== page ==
Students contemplate housing options

Student apartments at Cary and Belvidere are located just steps away from Monroe Park and VCU academic buildings. Photo by Lily Doshi

Selna Shi, Contributing Writer

It’s that time of the year again: VCU students are looking for places to live next year.

Olivia Carlton, a freshman living in Brandt Hall, is planning to live on campus in Ackell Hall next year.

“COVID prevented many social interactions in the dorms this year,” Carlton said. “So I want to live on campus again for a more normal dorm experience and also to be around other VCU students.”

The second wave for filling out the upperclassman housing application opened April 5 and closes toward the end of June on a rolling basis. The first wave of applications that opened in February was for returning on-campus students. The second wave is open for transfers, returning students who missed the first wave and VCU students who want to live on campus next year. 

Students are required to fill out two housing options on the application. There is a $250 deposit fee, however, returning students who have previously lived on campus are able to waive the fee. 

On-campus options for upperclassmen include Ackell, Broad and Belvidere, Cary and Belvidere, Grace and Broad, West Grace South and West Grace North. All upperclassman housing options offer 12-month leases, except Cary and Belvidere and West Grace South, which provide nine-month leases. Ackell, Cary and Belvidere, West Grace North, West Grace South, and Broad and Belvidere offer two to four-bedroom units. 

According to VCU’s 2021-22 upperclassman housing rates website, the price for two-bedroom units range between $8,030 and $10,537; for four bedrooms, the price is between $8,290 and $9,148; and for three bedrooms the price is $9,524. If a student wants to live alone, Broad and Belvidere and West Grace North offer one-bedroom units with the price of $11,776. 

VCU’s Student Affairs Director of Communications Matthew Lovisa estimated there will be around 6,000 students living on campus in the upcoming school year. Virtual tours of residence halls are available at housing.vcu.edu/#virtualtour, Lovisa said.

Unlike Carlton, Lucas Hasenfus, a freshman currently living in Brandt Hall, is moving into an off-campus apartment.

The residential Grove Street connects to VCU’s Monroe Park Campus. Photo by Lily Doshi

“Living in the dorms is fun, but it also comes with disadvantages like specific rules,” Hasenfus said. “Living off campus will give me the feel of adulthood, responsibility and freedom.”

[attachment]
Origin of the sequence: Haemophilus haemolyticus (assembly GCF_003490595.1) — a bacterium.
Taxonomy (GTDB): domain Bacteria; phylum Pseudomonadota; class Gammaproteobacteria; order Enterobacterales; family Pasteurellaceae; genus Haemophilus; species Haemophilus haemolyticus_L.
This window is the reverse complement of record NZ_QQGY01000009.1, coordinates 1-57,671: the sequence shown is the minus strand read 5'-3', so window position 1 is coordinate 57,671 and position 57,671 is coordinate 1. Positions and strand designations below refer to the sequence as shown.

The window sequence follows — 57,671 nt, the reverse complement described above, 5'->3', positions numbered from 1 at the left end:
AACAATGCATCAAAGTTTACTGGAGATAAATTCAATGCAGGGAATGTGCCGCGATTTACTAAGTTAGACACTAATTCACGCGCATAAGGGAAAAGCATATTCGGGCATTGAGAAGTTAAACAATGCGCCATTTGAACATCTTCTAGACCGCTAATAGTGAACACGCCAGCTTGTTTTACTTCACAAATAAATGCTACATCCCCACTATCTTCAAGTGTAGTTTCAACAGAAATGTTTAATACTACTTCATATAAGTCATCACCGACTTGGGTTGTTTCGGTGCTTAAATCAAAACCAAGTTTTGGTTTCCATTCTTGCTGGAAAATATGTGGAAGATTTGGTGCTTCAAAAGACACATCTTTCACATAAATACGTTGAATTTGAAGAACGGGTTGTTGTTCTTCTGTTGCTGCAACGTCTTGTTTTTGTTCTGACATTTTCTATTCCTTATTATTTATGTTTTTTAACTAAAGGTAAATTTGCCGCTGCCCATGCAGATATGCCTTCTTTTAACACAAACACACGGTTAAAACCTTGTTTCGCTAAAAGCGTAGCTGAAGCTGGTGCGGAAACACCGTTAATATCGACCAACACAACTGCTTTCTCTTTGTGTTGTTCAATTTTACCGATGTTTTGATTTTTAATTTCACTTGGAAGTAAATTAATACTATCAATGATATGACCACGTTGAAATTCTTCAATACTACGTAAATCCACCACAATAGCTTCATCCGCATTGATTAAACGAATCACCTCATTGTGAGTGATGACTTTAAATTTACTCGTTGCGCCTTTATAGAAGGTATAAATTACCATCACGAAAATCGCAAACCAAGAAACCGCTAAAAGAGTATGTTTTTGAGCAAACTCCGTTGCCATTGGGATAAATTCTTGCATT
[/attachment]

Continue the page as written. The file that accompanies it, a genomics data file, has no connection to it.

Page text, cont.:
VCU has an off-campus website with recommended housing options close to Monroe Park campus, such as The Square, Marshall Park Townhomes and Pine Court Apartments. The Square is located above Panda Express on West Grace Street, Marshall Park Townhomes is behind the Broad and Belvidere on-campus housing, and Pine Court Apartments is behind Gladding Residence Center. 

The Marshall Townhomes currently only leases one and four-bedroom units, with pricing typically running between $525 to $735 per month, depending on the type of unit and the floor plan. 

The off-campus website also provides resources and information for first-time renters on signing leases, budgeting and putting down deposits. There is also a link on the website for students who are seeking roommates.

Students planning to live off-campus should take advantage of Off-Campus Student Services Leasing Workshops held Mondays at 10 a.m. and Tuesdays at 8 p.m,” Lovisa said. “These Zoom seminars teach first time renters the steps associated with leasing.”

Hasenfus said he found his future roommates through meeting people in dorms, but Carlton went random for her on-campus roommate selection. 

Many students look for roommates on the VCU off-campus Facebook group or on the VCU subreddit

Sophia Bower, a freshman currently living in Brandt Hall, is planning on living in a five-bedroom, off-campus residence next year. 

“I’m going to live with my current roommate and suitemate next year and we also met these two girls through social media,” Bower said. “We are currently still trying to find housing though.”

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